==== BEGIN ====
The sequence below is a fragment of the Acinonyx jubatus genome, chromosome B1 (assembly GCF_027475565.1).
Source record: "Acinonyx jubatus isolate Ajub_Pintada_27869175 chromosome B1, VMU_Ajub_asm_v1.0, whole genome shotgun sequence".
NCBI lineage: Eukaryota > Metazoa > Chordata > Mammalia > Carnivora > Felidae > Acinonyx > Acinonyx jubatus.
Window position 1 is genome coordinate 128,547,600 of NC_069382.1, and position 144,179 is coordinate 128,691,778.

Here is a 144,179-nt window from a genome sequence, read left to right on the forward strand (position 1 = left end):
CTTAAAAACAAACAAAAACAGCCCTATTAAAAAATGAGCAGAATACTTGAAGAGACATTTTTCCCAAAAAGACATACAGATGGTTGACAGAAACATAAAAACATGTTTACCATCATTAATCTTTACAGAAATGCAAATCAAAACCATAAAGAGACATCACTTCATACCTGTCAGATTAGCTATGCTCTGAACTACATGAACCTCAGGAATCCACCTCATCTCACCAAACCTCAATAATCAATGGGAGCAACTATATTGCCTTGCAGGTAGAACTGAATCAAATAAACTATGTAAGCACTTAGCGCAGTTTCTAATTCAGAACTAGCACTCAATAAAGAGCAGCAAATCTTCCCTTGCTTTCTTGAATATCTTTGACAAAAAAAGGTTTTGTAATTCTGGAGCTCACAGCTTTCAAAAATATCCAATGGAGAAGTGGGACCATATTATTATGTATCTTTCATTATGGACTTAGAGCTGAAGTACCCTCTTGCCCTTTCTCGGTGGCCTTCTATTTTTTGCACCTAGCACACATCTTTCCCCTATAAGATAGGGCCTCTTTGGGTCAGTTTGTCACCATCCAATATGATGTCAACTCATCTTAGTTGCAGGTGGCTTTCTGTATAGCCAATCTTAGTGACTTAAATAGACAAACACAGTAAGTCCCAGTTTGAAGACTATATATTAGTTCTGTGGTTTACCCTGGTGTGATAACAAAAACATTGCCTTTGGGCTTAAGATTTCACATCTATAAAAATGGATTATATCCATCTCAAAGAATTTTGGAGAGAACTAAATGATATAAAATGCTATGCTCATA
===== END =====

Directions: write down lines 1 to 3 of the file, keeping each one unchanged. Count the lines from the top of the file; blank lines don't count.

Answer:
The sequence below is a fragment of the Acinonyx jubatus genome, chromosome B1 (assembly GCF_027475565.1).
Source record: "Acinonyx jubatus isolate Ajub_Pintada_27869175 chromosome B1, VMU_Ajub_asm_v1.0, whole genome shotgun sequence".
NCBI lineage: Eukaryota > Metazoa > Chordata > Mammalia > Carnivora > Felidae > Acinonyx > Acinonyx jubatus.